“Thursday, Sept. 4.—There is now no room to doubt that my dear fellow-labourer has ceased from his earthly toils, and joined the company of the redeemed in the presence of the Lord, whom he served so faithfully. Under these circumstances, it was a merciful providence that he left tbe boat, as I could not have removed the body. He had left a little peppermint-water which he had mixed, and it has been a great comfort to me, but there was no other to drink. Fearing I might suffer from thirst, I prayed that the Lord would strengthen me to procure some. He graciously answered my petition; and yesterday I was enabled to get out and scoop up a sufficient supply from some that trickled down at the stern of the boat, by means of one of my indiarubber overshoes. What combined mercies am I receiving at the bands of my Heavenly Father! Blessed be his holy name!
“Friday, Sept. 5.—Great and marvellous are the loving kindnesses of my gracious God unto me. He has preserved me hitherto, and for four days, although without bodily food, without any feeling of hunger or thirst.”
Then follows Captain Gardiner's unfinished letter to Mr. Williams, quoted in our Journal of last week. Captain Moorshead has also forwarded two unfinished letters, written by Captain Gardiner shortly before his death (found in the cavern, and addressed to his son and daughter). Captain Moorshead has also sent the following list of papers and other articles found near the boats, hereafter to be sent to England:—
“A list of articles belonging to the late Captain Gardiner enclosed—viz. a mahogany case, containing two silver pencil-cases, two halfpence, a piece of a thermometer, a half-crown, a silver watch, and two memoranda regarding his effects; a spyglass, a piece of a quadrant, a leather case containing letters and papers, a sketch-book, two pocket-books, one Patagonian vocabulary (manuscript), manuscripts, three memorandum-books, 22 books, a few pamphlets and periodicals, an atlas, and chart.” Eight letters addressed to the mission party, in Captain Moonhead's care, all having been exposed to the air and sea for months, are nearly valueless in themselves, but may prove of interest to their friends.
The following admirable letter upon the melancholy fate of Capt. Gardiner appeared in the Times of Wednesday:—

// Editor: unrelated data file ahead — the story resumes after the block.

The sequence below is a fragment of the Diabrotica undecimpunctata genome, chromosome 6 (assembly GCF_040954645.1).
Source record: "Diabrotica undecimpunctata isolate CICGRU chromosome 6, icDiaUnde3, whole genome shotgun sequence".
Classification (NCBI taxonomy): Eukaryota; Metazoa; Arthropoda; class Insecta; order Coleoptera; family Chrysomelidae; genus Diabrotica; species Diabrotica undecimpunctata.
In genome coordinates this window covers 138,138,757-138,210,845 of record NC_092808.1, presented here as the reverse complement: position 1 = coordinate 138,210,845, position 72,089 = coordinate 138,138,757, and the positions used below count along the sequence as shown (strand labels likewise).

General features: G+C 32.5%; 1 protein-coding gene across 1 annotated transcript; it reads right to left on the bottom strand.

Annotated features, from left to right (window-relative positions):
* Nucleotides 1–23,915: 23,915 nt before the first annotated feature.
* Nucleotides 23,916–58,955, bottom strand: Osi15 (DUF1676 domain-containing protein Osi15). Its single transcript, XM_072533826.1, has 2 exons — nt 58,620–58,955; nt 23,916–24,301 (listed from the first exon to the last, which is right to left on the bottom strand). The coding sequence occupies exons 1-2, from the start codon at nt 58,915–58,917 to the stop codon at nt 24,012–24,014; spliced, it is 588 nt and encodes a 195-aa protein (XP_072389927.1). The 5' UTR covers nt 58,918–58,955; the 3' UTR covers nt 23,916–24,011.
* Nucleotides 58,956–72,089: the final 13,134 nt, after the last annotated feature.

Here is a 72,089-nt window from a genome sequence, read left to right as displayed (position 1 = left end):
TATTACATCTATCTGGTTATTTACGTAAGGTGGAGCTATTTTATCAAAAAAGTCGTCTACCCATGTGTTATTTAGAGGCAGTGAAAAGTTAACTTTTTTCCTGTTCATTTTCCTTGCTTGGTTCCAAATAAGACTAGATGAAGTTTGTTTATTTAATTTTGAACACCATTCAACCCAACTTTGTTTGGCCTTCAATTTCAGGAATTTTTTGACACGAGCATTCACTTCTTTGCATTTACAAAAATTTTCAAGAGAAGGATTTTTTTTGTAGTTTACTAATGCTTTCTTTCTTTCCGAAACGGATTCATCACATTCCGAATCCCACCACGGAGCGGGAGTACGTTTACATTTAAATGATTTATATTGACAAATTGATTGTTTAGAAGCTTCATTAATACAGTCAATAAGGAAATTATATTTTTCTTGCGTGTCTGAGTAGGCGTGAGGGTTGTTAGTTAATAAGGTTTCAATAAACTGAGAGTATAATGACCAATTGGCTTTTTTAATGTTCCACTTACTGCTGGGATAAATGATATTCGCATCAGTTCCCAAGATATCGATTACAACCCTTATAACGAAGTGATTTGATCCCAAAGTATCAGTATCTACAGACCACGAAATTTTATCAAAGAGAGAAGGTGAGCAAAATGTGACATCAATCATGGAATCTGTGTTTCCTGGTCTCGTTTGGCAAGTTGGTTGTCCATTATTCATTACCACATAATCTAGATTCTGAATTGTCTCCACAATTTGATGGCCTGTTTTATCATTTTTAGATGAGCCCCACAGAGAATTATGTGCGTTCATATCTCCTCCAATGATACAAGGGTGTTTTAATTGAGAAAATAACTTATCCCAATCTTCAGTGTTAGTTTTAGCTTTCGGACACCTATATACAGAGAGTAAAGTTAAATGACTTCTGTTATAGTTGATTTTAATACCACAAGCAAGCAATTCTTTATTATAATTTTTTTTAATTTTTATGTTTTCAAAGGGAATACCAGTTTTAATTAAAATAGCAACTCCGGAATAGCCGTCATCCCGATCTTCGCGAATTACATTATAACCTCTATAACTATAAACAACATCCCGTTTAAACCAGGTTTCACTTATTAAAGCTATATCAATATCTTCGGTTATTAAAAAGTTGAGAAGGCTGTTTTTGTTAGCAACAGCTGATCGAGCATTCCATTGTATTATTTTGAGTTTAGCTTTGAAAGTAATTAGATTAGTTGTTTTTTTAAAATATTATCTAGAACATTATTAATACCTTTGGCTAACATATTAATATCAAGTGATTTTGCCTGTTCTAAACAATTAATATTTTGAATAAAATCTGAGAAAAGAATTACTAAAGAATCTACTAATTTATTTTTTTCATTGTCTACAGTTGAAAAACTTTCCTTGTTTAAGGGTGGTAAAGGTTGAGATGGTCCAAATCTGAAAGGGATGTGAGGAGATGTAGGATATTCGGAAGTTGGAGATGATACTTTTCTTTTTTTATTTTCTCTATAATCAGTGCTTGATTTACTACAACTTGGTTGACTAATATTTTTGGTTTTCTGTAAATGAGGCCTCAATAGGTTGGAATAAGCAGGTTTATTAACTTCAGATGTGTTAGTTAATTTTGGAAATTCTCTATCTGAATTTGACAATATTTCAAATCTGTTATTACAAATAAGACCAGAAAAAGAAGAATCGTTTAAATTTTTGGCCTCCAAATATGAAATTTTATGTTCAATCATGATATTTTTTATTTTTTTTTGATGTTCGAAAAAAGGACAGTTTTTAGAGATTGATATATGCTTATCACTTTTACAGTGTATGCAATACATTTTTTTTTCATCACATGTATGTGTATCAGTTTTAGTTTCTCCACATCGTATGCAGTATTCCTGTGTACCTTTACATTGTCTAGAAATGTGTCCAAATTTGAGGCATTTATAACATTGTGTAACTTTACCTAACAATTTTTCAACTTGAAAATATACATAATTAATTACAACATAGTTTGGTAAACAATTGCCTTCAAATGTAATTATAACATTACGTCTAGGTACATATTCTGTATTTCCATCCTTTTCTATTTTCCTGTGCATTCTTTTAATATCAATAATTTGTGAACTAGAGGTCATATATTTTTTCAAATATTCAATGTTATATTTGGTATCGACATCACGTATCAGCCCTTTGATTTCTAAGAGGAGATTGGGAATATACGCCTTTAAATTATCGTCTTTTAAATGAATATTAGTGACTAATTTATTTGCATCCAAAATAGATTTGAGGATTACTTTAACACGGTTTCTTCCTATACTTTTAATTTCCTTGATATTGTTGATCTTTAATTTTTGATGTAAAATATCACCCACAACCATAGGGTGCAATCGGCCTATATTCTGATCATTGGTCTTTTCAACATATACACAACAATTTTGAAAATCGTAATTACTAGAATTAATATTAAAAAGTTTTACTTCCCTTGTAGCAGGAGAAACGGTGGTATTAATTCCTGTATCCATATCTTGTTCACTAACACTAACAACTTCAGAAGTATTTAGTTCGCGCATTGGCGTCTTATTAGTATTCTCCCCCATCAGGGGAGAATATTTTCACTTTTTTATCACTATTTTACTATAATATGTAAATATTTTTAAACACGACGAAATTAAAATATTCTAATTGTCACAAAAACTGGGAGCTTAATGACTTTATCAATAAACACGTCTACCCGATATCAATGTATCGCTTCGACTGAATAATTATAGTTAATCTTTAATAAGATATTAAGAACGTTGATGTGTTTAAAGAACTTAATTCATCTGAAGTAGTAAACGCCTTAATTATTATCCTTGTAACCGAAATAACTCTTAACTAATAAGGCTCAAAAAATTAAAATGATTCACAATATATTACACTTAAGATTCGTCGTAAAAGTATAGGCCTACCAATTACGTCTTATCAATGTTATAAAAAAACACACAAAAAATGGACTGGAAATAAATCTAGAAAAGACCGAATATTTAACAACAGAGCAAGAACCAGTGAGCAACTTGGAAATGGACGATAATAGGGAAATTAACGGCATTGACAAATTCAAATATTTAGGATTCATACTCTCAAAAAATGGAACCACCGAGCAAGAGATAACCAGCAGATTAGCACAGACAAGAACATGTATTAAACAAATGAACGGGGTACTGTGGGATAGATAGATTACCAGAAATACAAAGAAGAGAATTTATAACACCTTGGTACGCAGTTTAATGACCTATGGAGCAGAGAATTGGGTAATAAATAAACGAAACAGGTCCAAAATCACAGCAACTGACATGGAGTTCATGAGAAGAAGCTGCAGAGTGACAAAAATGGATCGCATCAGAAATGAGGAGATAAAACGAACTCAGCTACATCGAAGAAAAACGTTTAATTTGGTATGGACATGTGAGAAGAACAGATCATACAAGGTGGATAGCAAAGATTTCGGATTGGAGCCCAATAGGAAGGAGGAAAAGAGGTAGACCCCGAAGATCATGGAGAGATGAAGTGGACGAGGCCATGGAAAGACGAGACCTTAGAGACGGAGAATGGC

“Sir,—While deprecating with you the rashness with which enterprises like that referred to are often entered on, I would desire to point out, in terms of strong admiration, the high spirit and unflinching constancy with which Capt. Gardiner carried out his ill-fated mission. It is not judgment, or want of judgment in the adaptation of means, that should bind us to the good or evil of a proposed end. Means and end we must ever keep distinct; for while no Napoleonic dexterity in the use of the one can justify the other, so no errors in the pursuit can possibly affect the true value of an object aimed at. Of Captain Gardiner and his friends, or the Patagonian mission, I never heard till now; bnt I find—and all who read his journal must find—that a most noble and lofty spirit has lately passed to its rest on the desolate shores of Tierra del Fuego; and I would fain desire that the luxurious and self-indulgent of this land should be helped to contrast their enervated life with his self-denying career—with all self-sacrifice, whether in Patagonia or St. Giles's—and to recognize that, In spite of every mistake in judgment, no Stephen beneath the showered stones, no Ridley or Latimer at the flaming stake, was ever more distinctly and unquestionably a martyr to an uncompromising sense of duty than he whose fearful death we now deplore. There need be little fear that many will be found to covet that fate, those miserable days prolonged without food or water, that friendless and unsupported death beside the boat-home he was too weak to crawl into; little fear, indeed, of a crash of candidates for such a lot; but much and just fear that many will turn with a scoff from the “injudicious” sufferer, and hug themselves anew in the consciousness that they are far too wise, too sensible, too prudent, ever to have acted his part; and thus the benefit of his example be lost. His loyalty and courage, his manly fortitude and uncomplaining endnrance, are a legacy to his country, one of which his own fine profession may especially be proud—a profession which has never been more rich in such qualities than in the present day. Let such conduct ever be duly appreciated, in whatever cause, that if we do not go and do likewise, we may see to it that we in our own path do equally. The abandonment of home and country, wife and children, the braving of danger, privation, and death from a sense of duty, is no such trifling work that we can in any case afford to speak lightly of it. When done in the cause of science, however unsuccessfully, however uselessly, men gladly bring their tribute of applause and sympathy, as is testified by a subject now prominently before the public. No religious mission could be more vague or visionary than, to some minds, appear the Arctic expeditions; yet the sympathies of all parties freely go with the generous explorers, appreciating their conduct, judging it by its motive, not its result, and readily making allowance for the very different views which different minds will take of any given subject. Let us use this candour in deciding on the conduct of Captain Gardiner, and, in pronouncing on the brave dead, let our consciences reverently bear him this testimony—He hath done what he could.”